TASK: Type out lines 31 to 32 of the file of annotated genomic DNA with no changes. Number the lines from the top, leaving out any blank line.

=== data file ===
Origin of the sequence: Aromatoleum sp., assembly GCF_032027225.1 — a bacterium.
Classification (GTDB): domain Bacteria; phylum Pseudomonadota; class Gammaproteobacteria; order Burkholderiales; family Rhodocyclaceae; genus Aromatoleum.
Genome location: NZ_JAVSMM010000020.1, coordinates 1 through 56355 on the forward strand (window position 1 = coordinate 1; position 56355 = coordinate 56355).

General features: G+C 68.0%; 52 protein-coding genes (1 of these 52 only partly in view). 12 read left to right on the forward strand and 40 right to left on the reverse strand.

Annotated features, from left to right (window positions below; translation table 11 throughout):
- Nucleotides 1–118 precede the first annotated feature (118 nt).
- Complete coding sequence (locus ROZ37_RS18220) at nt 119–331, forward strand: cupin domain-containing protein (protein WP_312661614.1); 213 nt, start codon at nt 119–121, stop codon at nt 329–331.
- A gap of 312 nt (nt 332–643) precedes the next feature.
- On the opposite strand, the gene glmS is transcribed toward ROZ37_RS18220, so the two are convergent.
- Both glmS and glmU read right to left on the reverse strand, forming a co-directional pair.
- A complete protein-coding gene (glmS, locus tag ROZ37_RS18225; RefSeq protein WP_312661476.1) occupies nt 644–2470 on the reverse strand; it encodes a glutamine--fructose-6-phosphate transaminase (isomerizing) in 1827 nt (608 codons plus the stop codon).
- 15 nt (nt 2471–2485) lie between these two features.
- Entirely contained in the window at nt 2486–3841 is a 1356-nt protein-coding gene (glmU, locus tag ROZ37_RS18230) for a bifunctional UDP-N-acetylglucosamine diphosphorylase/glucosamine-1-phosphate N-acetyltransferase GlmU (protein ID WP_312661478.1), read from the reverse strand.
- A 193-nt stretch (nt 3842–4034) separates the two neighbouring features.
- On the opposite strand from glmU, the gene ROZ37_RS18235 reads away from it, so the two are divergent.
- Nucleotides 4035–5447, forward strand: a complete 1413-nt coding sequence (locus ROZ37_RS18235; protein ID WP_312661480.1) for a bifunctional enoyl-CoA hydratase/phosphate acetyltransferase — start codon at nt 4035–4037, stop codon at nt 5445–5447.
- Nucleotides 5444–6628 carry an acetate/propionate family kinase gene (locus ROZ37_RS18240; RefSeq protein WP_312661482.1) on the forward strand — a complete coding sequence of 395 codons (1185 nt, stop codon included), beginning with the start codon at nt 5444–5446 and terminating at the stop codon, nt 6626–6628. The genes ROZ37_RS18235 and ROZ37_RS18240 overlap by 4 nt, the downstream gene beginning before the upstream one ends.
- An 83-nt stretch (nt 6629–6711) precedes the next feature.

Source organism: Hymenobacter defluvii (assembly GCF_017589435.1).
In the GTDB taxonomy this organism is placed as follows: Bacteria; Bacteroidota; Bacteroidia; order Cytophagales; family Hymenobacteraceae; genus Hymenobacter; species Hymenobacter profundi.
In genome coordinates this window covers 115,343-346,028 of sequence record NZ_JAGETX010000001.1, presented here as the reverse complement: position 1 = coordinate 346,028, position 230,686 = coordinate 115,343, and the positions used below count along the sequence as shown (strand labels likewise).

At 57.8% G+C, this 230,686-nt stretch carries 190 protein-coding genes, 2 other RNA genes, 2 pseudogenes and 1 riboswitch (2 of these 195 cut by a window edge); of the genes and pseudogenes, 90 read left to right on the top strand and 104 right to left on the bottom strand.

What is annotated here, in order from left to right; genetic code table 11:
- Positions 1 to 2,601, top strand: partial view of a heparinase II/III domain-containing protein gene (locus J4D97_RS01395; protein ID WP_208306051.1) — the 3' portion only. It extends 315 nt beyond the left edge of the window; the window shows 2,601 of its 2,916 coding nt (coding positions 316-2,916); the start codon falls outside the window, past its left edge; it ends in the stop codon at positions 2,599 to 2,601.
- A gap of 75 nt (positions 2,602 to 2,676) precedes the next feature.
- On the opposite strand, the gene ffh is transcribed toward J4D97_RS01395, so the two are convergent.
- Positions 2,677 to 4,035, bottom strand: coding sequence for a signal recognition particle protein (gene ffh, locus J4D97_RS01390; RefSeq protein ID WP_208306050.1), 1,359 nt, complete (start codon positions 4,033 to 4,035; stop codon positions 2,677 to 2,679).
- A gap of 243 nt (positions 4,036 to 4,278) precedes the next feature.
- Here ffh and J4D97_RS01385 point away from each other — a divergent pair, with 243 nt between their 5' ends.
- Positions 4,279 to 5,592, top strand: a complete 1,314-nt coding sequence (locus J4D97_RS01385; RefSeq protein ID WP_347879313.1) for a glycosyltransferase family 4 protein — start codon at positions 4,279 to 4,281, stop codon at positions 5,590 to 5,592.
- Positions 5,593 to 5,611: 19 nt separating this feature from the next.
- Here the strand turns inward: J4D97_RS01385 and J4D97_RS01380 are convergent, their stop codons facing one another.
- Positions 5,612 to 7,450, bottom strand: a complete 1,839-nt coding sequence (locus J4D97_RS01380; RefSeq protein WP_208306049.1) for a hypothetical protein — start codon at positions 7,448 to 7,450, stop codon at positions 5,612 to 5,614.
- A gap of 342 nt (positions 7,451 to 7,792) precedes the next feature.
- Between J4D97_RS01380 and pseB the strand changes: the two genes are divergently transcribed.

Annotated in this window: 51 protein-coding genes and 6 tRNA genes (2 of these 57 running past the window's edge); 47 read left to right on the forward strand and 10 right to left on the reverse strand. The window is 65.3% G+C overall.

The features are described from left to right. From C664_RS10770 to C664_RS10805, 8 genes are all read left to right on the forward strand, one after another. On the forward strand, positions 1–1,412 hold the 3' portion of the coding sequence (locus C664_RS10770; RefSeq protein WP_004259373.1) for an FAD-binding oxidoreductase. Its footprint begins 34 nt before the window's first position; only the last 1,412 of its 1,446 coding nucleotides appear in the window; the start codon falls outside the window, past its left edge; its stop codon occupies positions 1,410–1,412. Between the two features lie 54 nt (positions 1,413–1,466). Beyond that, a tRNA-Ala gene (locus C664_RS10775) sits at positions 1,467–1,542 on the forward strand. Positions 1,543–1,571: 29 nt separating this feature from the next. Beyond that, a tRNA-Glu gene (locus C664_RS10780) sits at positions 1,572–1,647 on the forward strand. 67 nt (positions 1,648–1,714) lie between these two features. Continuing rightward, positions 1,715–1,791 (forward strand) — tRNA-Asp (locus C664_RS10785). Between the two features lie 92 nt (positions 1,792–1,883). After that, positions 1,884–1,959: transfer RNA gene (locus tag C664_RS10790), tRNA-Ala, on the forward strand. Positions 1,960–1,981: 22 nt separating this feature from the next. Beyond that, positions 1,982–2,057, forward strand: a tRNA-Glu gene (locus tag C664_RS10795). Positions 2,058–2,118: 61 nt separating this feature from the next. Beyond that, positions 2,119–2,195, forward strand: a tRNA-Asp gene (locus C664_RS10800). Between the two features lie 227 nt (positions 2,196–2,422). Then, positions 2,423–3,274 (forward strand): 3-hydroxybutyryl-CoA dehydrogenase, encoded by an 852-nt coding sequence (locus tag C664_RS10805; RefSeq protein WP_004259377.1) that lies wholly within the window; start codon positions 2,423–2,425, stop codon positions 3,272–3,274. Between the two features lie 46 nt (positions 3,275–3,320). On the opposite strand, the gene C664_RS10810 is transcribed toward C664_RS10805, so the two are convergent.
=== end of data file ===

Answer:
- Positions 5,593 to 5,611: 19 nt separating this feature from the next.
- Here the strand turns inward: J4D97_RS01385 and J4D97_RS01380 are convergent, their stop codons facing one another.